I know, two posts in one day must seem a bit obsessive but I was forwarded this article and just had to comment about it, since I related to it in more than one way. Plus, it is coming up to the end of July, which has been Juvenile Arthritis awareness month in the US, so it seems a good time to look back on things.
First is the story of Brynn, who has a form of Juvenile Arthritis and talks about having to deal with the fact that she is unable to do a lot of the things she would like to – play volleyball and soccer etc – while she fights through some level of pain because she is determined to participate in other activities that she loves. Of course I’m reminded how, as a child, I couldn’t continue my dance classes; and then, as teenager, how I had to stop all the things that I loved too – horse riding, athletics, cycling, netball, hockey… I went from being the talented, sporty one that was always on the go, to the one who could only sit on the sidelines and watch, in just a matter of months.
Coming to terms with these limitations is one of the hardest parts of living with this illness; it’s not just a one off occurrence but something you have to deal with every day. I have never stopped wanting to do those things (and other things that crop up over time), but I have to be realistic without giving up hope that maybe one day it will be possible. In the meantime, I’ve realised how important it is to find things you enjoy and can do, even if only in small bursts.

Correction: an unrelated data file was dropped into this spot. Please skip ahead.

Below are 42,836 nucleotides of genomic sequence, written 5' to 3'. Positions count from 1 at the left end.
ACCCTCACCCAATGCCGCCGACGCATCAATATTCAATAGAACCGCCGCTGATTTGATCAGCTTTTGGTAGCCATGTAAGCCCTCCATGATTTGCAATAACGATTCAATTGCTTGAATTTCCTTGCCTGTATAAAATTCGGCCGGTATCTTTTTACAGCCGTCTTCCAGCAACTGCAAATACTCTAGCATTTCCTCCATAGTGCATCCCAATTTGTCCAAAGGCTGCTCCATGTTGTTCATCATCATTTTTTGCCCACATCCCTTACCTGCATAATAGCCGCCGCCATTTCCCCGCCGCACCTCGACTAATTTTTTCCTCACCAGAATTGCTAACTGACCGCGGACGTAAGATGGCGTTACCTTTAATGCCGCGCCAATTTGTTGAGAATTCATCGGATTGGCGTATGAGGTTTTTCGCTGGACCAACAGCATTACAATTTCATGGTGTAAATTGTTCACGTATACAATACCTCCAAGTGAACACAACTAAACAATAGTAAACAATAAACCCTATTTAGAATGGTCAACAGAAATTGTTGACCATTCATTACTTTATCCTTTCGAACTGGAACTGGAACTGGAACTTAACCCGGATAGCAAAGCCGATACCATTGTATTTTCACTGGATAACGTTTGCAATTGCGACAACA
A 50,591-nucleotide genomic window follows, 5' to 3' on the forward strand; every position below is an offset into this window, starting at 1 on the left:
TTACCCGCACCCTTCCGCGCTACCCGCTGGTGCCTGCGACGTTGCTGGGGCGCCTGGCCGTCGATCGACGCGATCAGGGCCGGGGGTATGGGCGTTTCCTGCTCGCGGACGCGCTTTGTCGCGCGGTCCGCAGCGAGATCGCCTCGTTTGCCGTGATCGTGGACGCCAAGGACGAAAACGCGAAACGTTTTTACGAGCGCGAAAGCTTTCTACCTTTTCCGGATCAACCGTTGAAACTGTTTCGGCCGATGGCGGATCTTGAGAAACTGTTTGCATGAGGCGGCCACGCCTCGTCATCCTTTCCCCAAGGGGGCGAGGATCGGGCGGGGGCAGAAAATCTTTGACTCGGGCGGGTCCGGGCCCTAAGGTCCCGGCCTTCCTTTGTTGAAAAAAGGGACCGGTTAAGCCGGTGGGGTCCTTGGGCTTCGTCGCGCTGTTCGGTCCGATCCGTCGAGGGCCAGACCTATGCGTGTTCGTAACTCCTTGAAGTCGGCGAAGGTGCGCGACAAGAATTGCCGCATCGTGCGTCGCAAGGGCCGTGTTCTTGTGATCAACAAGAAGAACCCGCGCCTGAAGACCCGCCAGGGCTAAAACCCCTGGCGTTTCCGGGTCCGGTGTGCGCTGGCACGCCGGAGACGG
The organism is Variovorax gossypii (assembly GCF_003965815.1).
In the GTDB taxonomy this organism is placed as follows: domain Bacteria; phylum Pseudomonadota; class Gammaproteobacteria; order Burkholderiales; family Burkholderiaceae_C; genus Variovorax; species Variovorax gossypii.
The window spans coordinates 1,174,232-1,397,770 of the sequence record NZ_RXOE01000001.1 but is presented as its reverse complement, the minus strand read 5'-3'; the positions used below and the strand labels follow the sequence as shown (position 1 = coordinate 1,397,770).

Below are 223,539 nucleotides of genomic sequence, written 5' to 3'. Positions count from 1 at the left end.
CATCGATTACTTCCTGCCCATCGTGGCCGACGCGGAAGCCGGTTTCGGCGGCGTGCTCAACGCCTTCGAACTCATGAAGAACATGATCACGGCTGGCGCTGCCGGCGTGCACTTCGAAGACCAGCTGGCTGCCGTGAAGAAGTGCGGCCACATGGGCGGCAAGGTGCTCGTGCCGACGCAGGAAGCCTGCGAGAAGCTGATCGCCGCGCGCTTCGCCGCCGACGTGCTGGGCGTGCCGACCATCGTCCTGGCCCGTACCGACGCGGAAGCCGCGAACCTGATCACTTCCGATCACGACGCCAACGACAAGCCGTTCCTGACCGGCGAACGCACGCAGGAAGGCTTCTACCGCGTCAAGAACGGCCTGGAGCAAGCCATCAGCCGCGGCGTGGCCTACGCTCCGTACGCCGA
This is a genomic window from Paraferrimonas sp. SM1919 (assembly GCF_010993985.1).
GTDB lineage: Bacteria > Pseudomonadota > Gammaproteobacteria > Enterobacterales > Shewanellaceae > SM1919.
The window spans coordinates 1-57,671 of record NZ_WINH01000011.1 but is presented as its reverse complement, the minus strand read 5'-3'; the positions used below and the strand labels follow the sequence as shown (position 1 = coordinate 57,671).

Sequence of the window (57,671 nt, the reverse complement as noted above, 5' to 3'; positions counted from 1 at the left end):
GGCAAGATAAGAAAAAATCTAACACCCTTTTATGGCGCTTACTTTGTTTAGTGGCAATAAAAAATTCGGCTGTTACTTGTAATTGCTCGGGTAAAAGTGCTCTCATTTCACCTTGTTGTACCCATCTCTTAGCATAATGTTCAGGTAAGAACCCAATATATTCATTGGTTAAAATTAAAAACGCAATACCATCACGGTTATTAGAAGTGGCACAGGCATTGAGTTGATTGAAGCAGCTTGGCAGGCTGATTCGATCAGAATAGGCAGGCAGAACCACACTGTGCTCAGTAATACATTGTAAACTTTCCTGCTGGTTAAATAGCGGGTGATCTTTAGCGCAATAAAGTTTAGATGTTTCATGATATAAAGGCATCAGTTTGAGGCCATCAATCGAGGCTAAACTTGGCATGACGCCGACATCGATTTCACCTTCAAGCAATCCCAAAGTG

I scroll down further and see the heading ‘Hurt to Be Touched’ embedded in the article and am drawn to it straight away. That’s a phrase we used so often during the early days; in fact, the whole description of Ashley Matthews’ experience is identical to how my symptoms presented at 14 – the muscle weakness and tenderness, the pain that even a hug from my parents could cause, having to be carried up and down the stairs, not being able to stand or even roll myself over in bed. I remember the films and photographs that my paediatric rheumatologist took of me trying (and failing) to sit up and pull myself up off the floor…
Then I see the word Dermatomyositis and it all makes sense because, as I have briefly touched upon in My Story, this was actually my previous diagnosis and it still resonates with me. Like me, Ashley was first treated with a massive dose of Prednisolone and had to endure cruel taunts as a result of the effects. I was lucky in that I had nothing but support from children at my own school, but not everyone was understanding – strangers, even adults could be insensitive. I remember my local shop keeper refusing to sell me a Mars Bar because ‘I looked like I’d had too many already’.
So I can really empathise with both girls in the article and know there are many others going through the same. The main point I want to get to though, relfects back to the title of the article and is the statement that it finishes with – a quote from Ashley Matthews herself – which I think is extremely inspirational. On dealing with her illness, she says: